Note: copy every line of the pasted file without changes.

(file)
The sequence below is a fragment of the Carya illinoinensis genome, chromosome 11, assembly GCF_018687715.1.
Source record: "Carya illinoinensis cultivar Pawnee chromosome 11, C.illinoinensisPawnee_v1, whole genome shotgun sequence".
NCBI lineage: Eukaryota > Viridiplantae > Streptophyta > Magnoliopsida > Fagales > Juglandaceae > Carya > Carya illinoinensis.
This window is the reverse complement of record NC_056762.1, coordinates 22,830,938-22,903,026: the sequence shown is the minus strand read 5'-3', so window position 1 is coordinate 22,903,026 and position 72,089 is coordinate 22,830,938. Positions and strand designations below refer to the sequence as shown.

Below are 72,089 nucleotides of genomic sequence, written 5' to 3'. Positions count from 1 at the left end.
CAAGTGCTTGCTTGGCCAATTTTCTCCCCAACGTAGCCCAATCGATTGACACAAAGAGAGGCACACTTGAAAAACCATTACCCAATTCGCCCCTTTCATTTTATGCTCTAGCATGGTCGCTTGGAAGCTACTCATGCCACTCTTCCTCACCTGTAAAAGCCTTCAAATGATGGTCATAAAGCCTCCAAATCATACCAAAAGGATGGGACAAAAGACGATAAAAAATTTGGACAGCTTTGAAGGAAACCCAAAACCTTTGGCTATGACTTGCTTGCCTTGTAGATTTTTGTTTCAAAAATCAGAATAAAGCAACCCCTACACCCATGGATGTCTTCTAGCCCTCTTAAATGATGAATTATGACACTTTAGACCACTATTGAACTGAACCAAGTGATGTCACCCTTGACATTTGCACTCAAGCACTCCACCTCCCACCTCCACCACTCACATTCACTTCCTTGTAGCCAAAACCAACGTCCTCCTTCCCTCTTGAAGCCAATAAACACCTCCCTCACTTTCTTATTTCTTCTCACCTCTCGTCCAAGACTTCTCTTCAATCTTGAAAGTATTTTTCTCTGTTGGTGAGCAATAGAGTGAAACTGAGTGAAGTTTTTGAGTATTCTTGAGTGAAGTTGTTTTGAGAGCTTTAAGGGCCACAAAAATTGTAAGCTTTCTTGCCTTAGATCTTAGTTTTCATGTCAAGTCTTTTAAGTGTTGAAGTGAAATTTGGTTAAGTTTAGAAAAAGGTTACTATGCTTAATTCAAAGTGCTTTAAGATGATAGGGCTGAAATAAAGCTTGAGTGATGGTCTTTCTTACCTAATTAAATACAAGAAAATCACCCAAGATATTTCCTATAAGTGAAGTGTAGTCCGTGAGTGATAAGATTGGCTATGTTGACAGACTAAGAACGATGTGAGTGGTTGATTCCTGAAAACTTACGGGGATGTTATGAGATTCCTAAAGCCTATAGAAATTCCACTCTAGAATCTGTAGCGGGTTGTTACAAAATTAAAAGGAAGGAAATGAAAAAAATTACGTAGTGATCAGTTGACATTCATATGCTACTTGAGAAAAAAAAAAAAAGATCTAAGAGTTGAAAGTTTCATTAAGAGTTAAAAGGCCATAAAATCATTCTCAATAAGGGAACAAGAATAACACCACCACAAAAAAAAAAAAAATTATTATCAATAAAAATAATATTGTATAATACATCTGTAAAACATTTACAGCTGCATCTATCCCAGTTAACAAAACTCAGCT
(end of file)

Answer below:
The sequence below is a fragment of the Carya illinoinensis genome, chromosome 11, assembly GCF_018687715.1.
Source record: "Carya illinoinensis cultivar Pawnee chromosome 11, C.illinoinensisPawnee_v1, whole genome shotgun sequence".
NCBI lineage: Eukaryota > Viridiplantae > Streptophyta > Magnoliopsida > Fagales > Juglandaceae > Carya > Carya illinoinensis.
This window is the reverse complement of record NC_056762.1, coordinates 22,830,938-22,903,026: the sequence shown is the minus strand read 5'-3', so window position 1 is coordinate 22,903,026 and position 72,089 is coordinate 22,830,938. Positions and strand designations below refer to the sequence as shown.

Below are 72,089 nucleotides of genomic sequence, written 5' to 3'. Positions count from 1 at the left end.
CAAGTGCTTGCTTGGCCAATTTTCTCCCCAACGTAGCCCAATCGATTGACACAAAGAGAGGCACACTTGAAAAACCATTACCCAATTCGCCCCTTTCATTTTATGCTCTAGCATGGTCGCTTGGAAGCTACTCATGCCACTCTTCCTCACCTGTAAAAGCCTTCAAATGATGGTCATAAAGCCTCCAAATCATACCAAAAGGATGGGACAAAAGACGATAAAAAATTTGGACAGCTTTGAAGGAAACCCAAAACCTTTGGCTATGACTTGCTTGCCTTGTAGATTTTTGTTTCAAAAATCAGAATAAAGCAACCCCTACACCCATGGATGTCTTCTAGCCCTCTTAAATGATGAATTATGACACTTTAGACCACTATTGAACTGAACCAAGTGATGTCACCCTTGACATTTGCACTCAAGCACTCCACCTCCCACCTCCACCACTCACATTCACTTCCTTGTAGCCAAAACCAACGTCCTCCTTCCCTCTTGAAGCCAATAAACACCTCCCTCACTTTCTTATTTCTTCTCACCTCTCGTCCAAGACTTCTCTTCAATCTTGAAAGTATTTTTCTCTGTTGGTGAGCAATAGAGTGAAACTGAGTGAAGTTTTTGAGTATTCTTGAGTGAAGTTGTTTTGAGAGCTTTAAGGGCCACAAAAATTGTAAGCTTTCTTGCCTTAGATCTTAGTTTTCATGTCAAGTCTTTTAAGTGTTGAAGTGAAATTTGGTTAAGTTTAGAAAAAGGTTACTATGCTTAATTCAAAGTGCTTTAAGATGATAGGGCTGAAATAAAGCTTGAGTGATGGTCTTTCTTACCTAATTAAATACAAGAAAATCACCCAAGATATTTCCTATAAGTGAAGTGTAGTCCGTGAGTGATAAGATTGGCTATGTTGACAGACTAAGAACGATGTGAGTGGTTGATTCCTGAAAACTTACGGGGATGTTATGAGATTCCTAAAGCCTATAGAAATTCCACTCTAGAATCTGTAGCGGGTTGTTACAAAATTAAAAGGAAGGAAATGAAAAAAATTACGTAGTGATCAGTTGACATTCATATGCTACTTGAGAAAAAAAAAAAAAGATCTAAGAGTTGAAAGTTTCATTAAGAGTTAAAAGGCCATAAAATCATTCTCAATAAGGGAACAAGAATAACACCACCACAAAAAAAAAAAAAATTATTATCAATAAAAATAATATTGTATAATACATCTGTAAAACATTTACAGCTGCATCTATCCCAGTTAACAAAACTCAGCT